Thursday, March 14, 2019
2018-19 AAEM/RSA Medical Student Scholarship Winners Share Why They Are Choosing EM
University of Rochester School of Medicine and Dentistry
RSA is proud to share the following essay from one of the 2018-2019 Medical Student Scholarship winners, Jordan Neichelle Powell. We felt this essay best exemplified why she is choosing EM as a specialty. Congratulations, Jordan!
One cold winter night during a pediatric emergency medicine (EM) shift I had the pleasure of taking care of a nine-year-old girl with what I thought would be a typical sick visit during the winter season. Upon informing the parent and the child that she would soon be discharged, she stopped me before leaving the room. She informed me that she had a secret to tell me. As I approached her bedside, she timorously shared that she has never seen someone that looked like her take care of her. I remained silent since the words that so easily flowed from her mouth were not what I was expecting. She then shared that she wanted to be a doctor just like me one day. Experiencing sudden shock, I also felt a sense of humbling warmth. Before I left her I hugged her and whispered back in her ear that she could be anything that she wanted to be. That moment, is one of many that constantly remind me of why I went into medicine and decided to pursue Emergency Medicine as my specialty. This specialty not only allows me to be a positive influence on those underrepresented in the community but has also been an opportunity to learn from and advocate for patients as well. It can be something as small as representation and letting a little girl know that she too can be whatever she wants to be; or, on a larger scale, making sure that a patient knows that they are safe, heard, and cared for.
Growing up the oldest of six siblings, in a military household, we moved frequently, thus affording me the opportunity to meet different people from diverse backgrounds. The experiences that I have had throughout my academic career has aided in shaping my perspective on the type of physician I want to be. During various volunteering, leadership, or community engagement experiences, I always thought I was providing a service by helping those I worked with when in reality, they were teaching me. Teaching me about myself, the world, and how much of an impact I could have on people as a physician one day. Once my parents divorced, I experienced hardships but nothing compared to what the children and adults I would interact with encountered on a daily basis. Ever since my initial encounter in the ED, I was in awe of the physicians that I shadowed. Their ability to take charge and lead in high stress situations in a calm manner and afterwards interact with patients and their loved ones with compassion and empathy always amazed me. I have not witnessed this type of care as frequently in other fields. Studying medicine has allowed me to meet so many different people from diverse backgrounds while having the privilege to be involved with their care. My ability to connect with various patients allows them to feel comfortable with me and see me as an ally in their care.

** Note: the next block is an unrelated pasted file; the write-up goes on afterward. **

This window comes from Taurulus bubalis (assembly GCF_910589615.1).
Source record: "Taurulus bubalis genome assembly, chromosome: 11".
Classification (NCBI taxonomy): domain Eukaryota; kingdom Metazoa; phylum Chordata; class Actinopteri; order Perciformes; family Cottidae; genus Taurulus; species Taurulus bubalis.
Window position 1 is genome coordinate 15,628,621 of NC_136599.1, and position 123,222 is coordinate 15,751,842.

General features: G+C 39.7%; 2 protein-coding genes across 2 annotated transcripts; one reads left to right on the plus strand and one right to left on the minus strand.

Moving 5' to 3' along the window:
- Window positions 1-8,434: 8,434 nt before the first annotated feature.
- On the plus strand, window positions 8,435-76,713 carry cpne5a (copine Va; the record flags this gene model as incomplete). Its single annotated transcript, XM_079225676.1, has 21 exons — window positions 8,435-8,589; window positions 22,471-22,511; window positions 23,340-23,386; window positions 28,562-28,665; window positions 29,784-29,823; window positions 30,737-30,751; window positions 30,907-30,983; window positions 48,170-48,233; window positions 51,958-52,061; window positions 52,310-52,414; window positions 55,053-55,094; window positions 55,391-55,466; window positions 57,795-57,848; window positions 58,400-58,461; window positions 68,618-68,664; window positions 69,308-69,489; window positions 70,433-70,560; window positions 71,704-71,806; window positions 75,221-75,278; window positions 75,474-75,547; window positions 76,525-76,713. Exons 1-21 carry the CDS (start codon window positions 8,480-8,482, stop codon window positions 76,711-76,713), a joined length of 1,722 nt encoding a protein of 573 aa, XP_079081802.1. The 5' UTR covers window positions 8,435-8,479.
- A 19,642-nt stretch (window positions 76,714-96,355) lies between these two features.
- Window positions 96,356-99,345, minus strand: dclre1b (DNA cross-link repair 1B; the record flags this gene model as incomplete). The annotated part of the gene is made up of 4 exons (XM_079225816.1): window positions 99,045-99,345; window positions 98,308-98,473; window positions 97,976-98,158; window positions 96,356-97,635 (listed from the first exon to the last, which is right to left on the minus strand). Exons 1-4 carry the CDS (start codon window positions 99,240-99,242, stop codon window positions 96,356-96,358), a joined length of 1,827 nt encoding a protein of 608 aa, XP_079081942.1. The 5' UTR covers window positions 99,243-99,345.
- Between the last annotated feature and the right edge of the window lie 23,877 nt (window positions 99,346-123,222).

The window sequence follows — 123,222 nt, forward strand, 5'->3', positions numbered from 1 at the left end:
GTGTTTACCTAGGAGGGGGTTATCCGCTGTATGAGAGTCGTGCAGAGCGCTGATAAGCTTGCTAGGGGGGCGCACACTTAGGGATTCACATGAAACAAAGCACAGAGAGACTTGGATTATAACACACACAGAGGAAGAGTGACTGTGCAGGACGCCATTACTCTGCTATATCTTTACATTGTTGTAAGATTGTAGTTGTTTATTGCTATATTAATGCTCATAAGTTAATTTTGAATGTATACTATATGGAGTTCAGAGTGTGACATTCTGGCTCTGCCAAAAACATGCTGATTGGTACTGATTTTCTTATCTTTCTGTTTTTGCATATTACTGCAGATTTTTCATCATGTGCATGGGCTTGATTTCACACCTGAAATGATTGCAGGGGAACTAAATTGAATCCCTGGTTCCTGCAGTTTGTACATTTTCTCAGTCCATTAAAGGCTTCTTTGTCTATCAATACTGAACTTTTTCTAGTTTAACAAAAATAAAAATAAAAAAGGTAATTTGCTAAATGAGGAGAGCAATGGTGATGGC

In EM, I have encountered countless physicians who have empathy and advocate for patients that lack a voice in their care. I have fallen in love with the opportunity to prioritize the welfare of patients while simultaneously taking care of their families in EM. Of all, EM physicians fearlessly take on a civic responsibility to explore alternatives to mitigate any barriers to healthcare when necessary. As a result of my experiences personally, academically and in the community I have come to realize that while I have much to contribute to different communities and cultures, I also have a great deal to learn. I hope that a medical professional of my academic and social temperament would be an asset to a medical community as an Emergency Medicine physician given the opportunity to serve.